Taking care of your Pet Bird is important. Pet birds are different than cats and dogs, but they are not any more difficult to keep healthy. So how do you take care of a pet bird?
1. It is important for your bird’s health to keep his environment clean. Water dishes should be washed daily with soap and hot water. The cage papers should be changed daily and the bottom of the cage should be washed thoroughly with soap as needed to remove all debris, rinsed thoroughly, then disinfected. A convenient disinfectant is a 1:32 dilution of bleach and water. Make sure to thoroughly rinse away all traces or disinfectant before you return your bird to his cage.
2. Don’t let your bird have contact with wild birds, they are the main carriers of diseases and infections.
3. Moderate their temperature. Do not put the bird cage where it is exposed to draughts as the birds can catch a cold ( and can suffer from hypothermia ), and they should be exposed to the sun no more than 1 – 2 hours per day as they can overheat.
4. Bath Your Bird. Birds are made for wind and rain. Regular baths or showers are important for the health of your bird’s feathers, skin, and sinuses. Some birds prefer baths, others prefer misting, and others prefer taking showers with their owners. Experiment with your bird, and find a solution that fits both your needs. Birds should be bathed or showered a minimum of three times a week, even in the winter months.
Taking Care of my Pet Bird Continued…
5. If you have other pet animals; a dog , a cat, first ensure that they do not display any aggressive behavior towards the birds and only then you can leave them in the same room together. Small children can also inadvertently hurt your bird, and child-bird interactions should be closely supervised.
6. Examine the bird cage for any protruding parts and objects that could injure them .
7. Trauma is one of the most common causes of death in companion birds. A flighted bird can fly into a window or a mirror;, out a door or window, into the toilet or a pot of boiling water, or into a ceiling fan. If your bird spends time out of its cage, we strongly recommend keeping his wings clipped. Trimming feathers hurts no more then a hair cut, and the clipped feathers will be replaced during the next molt cycle.
8. A very important factor for the good health of the birds is the proper and balanced feeding . Other than bird seed, they should get some fruit and vegetables, from which they will obtain some necessary vitamins . Another important element of the bird’s balanced diet is the proper supply with minerals . You can buy these from most animal/pet stores. birds like to put everything in their mouths. If given the chance, birds can swallow toxic items.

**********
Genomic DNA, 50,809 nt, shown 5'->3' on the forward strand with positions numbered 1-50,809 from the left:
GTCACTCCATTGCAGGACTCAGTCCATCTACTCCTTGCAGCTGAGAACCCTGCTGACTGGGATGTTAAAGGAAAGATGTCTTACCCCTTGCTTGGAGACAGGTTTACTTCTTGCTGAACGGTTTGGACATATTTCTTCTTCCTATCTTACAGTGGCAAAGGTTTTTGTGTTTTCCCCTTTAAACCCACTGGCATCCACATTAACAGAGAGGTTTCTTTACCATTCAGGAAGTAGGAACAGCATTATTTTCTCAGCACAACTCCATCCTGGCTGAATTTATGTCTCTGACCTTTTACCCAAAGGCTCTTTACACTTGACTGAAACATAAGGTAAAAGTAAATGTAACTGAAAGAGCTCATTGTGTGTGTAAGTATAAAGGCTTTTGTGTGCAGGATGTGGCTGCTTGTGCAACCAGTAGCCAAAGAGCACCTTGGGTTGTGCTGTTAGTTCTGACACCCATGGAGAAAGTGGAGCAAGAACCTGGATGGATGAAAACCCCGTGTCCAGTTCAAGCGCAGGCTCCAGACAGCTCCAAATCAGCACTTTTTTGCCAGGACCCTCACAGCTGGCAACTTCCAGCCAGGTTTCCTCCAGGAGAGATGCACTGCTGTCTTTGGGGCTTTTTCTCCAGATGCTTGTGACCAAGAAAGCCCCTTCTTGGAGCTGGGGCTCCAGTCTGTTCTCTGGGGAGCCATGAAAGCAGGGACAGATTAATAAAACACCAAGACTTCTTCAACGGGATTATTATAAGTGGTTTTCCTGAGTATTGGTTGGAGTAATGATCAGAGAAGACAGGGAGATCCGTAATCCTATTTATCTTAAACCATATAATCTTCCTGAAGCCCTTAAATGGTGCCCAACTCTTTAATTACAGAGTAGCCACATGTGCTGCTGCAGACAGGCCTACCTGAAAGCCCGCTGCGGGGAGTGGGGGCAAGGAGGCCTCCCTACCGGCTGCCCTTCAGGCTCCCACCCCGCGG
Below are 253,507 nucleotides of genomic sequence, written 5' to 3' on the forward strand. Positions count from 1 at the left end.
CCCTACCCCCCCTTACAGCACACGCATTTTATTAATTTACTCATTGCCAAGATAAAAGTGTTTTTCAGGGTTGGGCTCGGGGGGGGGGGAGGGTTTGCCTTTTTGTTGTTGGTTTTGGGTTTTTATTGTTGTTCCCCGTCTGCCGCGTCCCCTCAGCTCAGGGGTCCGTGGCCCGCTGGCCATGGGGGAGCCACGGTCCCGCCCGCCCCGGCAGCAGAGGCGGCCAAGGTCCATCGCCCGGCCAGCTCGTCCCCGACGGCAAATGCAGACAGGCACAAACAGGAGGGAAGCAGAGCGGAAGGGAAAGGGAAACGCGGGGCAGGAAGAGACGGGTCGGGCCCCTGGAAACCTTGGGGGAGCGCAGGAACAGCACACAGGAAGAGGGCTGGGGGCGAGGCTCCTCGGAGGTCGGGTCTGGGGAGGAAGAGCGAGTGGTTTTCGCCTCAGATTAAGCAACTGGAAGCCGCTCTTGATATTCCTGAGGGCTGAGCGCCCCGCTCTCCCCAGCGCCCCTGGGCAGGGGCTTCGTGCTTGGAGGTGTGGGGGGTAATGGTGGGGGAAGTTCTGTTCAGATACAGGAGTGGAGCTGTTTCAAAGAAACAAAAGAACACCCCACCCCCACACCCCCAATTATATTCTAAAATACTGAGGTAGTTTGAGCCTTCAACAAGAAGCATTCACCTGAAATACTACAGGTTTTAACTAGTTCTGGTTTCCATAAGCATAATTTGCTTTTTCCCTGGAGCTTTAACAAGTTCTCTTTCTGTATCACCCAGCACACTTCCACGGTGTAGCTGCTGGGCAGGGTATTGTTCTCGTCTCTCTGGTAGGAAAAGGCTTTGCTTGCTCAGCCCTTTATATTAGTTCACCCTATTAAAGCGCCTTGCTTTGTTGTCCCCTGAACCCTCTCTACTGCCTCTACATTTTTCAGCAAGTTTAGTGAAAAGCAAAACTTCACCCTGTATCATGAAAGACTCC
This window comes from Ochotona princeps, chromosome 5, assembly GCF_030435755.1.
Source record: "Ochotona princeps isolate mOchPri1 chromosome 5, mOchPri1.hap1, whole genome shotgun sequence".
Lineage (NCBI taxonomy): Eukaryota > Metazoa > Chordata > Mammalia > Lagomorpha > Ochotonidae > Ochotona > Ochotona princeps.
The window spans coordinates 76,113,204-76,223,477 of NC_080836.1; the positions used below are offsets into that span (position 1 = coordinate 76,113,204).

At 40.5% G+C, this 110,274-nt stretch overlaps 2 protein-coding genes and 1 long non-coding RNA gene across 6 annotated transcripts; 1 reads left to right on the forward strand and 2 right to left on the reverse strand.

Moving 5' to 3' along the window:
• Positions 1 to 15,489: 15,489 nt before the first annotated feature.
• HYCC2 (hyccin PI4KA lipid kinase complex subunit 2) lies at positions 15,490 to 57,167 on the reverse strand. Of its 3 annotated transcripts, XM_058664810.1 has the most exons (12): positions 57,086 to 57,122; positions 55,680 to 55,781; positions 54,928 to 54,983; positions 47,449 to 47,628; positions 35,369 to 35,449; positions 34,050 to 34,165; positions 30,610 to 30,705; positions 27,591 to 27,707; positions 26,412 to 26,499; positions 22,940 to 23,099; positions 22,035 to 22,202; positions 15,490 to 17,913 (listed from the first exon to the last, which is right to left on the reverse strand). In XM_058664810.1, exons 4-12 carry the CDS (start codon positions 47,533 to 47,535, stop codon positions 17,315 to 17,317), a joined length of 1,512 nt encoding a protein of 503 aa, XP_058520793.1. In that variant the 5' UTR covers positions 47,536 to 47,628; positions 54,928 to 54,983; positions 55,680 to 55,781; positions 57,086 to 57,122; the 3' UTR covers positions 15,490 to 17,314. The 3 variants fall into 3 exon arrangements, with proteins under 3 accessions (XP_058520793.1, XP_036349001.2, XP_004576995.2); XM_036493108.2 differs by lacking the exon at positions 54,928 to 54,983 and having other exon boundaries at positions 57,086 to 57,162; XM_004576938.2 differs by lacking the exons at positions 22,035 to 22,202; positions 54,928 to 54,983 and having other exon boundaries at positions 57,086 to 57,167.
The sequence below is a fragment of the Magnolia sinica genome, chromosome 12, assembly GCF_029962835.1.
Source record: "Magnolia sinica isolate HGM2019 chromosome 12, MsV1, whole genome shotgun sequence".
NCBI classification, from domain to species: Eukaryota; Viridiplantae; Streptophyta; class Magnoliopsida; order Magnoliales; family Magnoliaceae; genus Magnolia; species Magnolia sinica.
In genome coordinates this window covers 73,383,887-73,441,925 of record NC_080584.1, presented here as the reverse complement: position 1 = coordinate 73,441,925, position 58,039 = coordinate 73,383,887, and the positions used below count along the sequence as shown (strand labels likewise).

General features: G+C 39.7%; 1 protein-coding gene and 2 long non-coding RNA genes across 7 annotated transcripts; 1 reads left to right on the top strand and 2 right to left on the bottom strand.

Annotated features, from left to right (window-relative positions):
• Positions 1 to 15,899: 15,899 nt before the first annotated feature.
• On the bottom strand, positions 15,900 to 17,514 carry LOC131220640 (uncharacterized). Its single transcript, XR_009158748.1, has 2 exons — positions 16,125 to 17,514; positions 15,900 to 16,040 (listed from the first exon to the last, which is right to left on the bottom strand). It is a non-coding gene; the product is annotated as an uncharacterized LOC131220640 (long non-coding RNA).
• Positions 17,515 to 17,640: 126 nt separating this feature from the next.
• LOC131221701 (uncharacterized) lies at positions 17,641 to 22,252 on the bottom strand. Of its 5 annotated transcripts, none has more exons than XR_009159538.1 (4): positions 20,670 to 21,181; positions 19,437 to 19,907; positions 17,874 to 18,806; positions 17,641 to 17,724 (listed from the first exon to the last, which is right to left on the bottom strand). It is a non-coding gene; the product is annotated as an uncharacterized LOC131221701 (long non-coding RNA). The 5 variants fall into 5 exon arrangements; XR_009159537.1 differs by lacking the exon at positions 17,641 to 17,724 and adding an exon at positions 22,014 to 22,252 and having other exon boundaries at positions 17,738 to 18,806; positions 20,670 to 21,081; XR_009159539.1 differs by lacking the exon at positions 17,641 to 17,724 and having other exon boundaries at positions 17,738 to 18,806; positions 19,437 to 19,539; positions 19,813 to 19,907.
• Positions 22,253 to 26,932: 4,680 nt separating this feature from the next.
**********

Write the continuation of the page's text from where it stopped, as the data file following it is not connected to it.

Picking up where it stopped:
One of the most commonly ingested household toxins is lead. Sources of lead in the home include solder on lampshades or stereo equipment, old paint or paint on items from less developed countries (e.g. cages from Mexico), chipped ceramic items, linoleum, putty, costume jewelry, mini blinds, curtains weights, fishing sinkers, foil from the top of wine bottles, and stained or leaded glass. Lead toxicity can cause incordination, seizures, anemia, and kidney damage. If you think your bird has ingested a lead item, take him to an avian veterinarian immediately.
Overfeeding the birds with proteins of animal origin can be dangerous as it can cause gout (avian kidney disease) and lead to abnormal appetite .
9. Protect Your Bird from Airborne Toxins. Birds have a much more sensitive respiratory system than do humans. Certain airborne toxins that are relatively safe for humans can cause illness or even death in our feathered friends. Non-stick surfaces, such as those found on Teflon-coated cookware, drip pans, irons and self-cleaning ovens can emit fumes (often odorless) if allowed to over heat. Other sources of toxic fumes include spray pesticides, wet paints, rug cleaners, wood smoke, air fresheners, incense, scented candles, hair spray, perfume, hot-oil frying, cleaning products, and burning plastic. Cigarette smoke is also very toxic to birds. In general, any material that gives off strong fumes are a potential hazard to you pet. If you smell something strong, always move your bird to a well-ventilated area and then investigate the source.
10. Give them a comfortable living space. Try get the largest cage you can afford and have space for. Powder-coated and stainless steel cages are the safest for birds. Galvanized wire cages, which are coated with zinc, can make your bird sick. Ask your veterinarian which cage manufacturers he or she recommends. Wooden dowel perches of unvarying diameter can create painful worn spots on the bottom of your bird’s feet. Natural branch or perches of varying diameter are best.